2.3 Microscopy

  1. Inverted Microscope, Olympus IX81 (Olympus).
  2. CCD Camera, Cascade II, 512×512 pixels (Photometrics).
  3. Cloning Ring (Sigma/Aldrich).
  4. High Vacuum Grease (Dow Corning).

3. Methods

Throughout the steps of the method described here, a great deal of attention should be focused on the cleanliness of both the laboratory working environment as well as the materials and tools employed.

Because of the nanometer scale of the features fabricated (and functionalized) we recommend carrying out the fabrication steps (section 3.1) in an ultra clean environment, such as a cleanroom. Furthermore, in order to obtain a successful bio-fucntionalization (section 3.2) of the fabricated nanopatterns, it is important to rapidly carry out the procedure with as small a time lapse as possible between steps. Moreover, all glassware and tweezers used must be dry, preferably stored in an oven at ca 70 °C and cooled in air prior use.

It should be noted that in order to verify the validity of our approach (i.e. the controlled DNA functionalization of nanopatterned surfaces) we have used a biotinylated, and Cy3-labelled, dsDNA. We have hybridized in solution, prior to the attachment to the surface, a biotinylated oligonucleotide (20-mer chain) and its complementary oligomer labeled with a Cy3 fluorophore. (In the notes section we will discuss how, and why, the same DNA immobilization procedure can be alternatively employed to bind a biotinylated single stranded DNA).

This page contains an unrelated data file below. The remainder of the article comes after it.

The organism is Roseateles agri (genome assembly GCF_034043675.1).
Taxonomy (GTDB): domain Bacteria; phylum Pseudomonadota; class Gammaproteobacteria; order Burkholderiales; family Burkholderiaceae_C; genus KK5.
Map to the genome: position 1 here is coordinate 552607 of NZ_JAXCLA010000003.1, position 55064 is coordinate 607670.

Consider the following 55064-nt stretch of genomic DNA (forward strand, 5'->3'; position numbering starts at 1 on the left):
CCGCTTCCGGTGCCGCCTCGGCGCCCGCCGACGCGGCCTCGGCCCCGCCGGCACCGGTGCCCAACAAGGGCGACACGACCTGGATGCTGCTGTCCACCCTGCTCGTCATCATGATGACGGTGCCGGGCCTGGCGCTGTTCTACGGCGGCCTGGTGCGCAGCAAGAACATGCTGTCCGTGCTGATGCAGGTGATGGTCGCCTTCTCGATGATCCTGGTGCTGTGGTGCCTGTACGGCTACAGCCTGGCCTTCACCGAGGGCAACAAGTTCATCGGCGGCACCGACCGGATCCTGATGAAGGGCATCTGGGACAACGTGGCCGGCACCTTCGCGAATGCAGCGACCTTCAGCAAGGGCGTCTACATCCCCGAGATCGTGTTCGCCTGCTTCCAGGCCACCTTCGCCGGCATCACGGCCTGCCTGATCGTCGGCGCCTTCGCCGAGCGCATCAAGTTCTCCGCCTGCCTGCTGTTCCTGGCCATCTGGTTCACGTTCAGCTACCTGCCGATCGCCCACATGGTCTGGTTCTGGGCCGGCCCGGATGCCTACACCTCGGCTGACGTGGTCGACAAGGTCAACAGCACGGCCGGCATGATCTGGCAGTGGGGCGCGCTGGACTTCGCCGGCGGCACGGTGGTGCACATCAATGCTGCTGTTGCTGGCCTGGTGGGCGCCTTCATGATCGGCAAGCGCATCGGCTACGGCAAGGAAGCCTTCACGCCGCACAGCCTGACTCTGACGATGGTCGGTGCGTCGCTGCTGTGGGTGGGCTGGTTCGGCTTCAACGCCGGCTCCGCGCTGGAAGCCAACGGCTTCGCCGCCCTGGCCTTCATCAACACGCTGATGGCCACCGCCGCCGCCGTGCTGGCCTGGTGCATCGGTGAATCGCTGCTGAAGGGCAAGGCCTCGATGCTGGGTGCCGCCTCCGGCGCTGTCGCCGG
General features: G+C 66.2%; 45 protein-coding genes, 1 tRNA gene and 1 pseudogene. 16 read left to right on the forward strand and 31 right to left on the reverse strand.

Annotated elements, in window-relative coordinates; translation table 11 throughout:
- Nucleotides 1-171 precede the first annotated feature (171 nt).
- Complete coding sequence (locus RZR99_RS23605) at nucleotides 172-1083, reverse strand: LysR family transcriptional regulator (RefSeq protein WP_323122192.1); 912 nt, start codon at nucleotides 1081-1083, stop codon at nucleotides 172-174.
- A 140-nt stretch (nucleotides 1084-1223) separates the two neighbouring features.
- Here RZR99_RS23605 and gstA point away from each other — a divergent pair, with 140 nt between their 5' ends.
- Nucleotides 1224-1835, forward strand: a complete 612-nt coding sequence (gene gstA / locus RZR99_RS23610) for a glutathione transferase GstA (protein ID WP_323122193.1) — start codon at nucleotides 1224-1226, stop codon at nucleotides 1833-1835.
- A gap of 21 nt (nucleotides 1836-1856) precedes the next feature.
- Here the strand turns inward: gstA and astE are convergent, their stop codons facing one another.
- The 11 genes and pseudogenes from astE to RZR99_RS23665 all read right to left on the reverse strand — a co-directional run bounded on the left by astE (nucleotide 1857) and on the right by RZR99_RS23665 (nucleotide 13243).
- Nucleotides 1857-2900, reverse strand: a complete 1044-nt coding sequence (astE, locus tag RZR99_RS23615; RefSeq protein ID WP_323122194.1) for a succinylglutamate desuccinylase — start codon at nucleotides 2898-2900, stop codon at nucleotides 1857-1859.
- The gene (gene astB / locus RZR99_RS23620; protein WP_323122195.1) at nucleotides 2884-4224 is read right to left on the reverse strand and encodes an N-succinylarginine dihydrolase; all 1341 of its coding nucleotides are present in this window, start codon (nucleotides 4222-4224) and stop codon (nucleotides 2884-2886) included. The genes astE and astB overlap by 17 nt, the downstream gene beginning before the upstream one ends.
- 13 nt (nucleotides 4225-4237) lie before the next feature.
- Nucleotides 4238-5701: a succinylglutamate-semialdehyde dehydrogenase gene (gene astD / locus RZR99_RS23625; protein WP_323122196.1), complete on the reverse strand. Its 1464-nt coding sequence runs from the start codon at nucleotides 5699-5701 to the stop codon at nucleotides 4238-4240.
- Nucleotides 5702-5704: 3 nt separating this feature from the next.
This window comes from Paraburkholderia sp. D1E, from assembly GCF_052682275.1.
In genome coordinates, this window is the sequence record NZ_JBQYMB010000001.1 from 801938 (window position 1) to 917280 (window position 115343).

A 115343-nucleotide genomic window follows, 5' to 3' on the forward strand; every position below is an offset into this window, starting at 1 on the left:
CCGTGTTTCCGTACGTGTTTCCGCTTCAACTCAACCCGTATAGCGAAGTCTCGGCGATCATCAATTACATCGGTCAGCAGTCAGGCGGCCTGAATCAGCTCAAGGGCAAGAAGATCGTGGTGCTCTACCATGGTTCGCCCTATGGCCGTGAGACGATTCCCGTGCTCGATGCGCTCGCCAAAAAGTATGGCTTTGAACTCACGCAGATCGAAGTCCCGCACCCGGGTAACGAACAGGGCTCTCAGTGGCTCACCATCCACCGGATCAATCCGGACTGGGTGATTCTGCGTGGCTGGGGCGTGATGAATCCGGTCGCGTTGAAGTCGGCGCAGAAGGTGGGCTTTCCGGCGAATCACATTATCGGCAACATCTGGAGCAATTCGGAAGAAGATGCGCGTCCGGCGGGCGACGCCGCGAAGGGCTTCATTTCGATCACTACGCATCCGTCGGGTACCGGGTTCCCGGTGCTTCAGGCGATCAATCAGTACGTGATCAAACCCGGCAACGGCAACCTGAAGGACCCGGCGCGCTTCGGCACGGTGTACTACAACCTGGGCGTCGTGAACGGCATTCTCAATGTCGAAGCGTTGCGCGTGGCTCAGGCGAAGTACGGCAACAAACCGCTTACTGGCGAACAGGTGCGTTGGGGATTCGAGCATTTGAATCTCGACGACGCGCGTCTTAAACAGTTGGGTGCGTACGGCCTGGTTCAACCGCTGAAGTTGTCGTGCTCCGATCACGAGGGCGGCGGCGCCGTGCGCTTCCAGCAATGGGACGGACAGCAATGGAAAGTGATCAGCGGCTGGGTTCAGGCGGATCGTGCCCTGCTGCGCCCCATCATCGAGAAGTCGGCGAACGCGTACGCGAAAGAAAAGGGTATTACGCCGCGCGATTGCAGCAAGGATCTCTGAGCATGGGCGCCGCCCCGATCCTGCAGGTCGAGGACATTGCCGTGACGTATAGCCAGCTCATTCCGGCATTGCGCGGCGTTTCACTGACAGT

3.1 Metal on Glass NanoPattern Fabrication

3.1.1 Preparation and Cleaning

Cleaning is absolutely critical to the success of the procedure. Any contamination, even nanoscopic, not removed prior to patterning will result in defects in the surface passivation(see Note 1).

  1. Prepare Piranha solution, one part H2O2 to three parts H2SO4.
  2. Starting with a new glass coverslip, sonicate in Ethanol for 2 minutes.
  3. Blow dry with a stream of inert gas (Ar or N2) (see Note 2).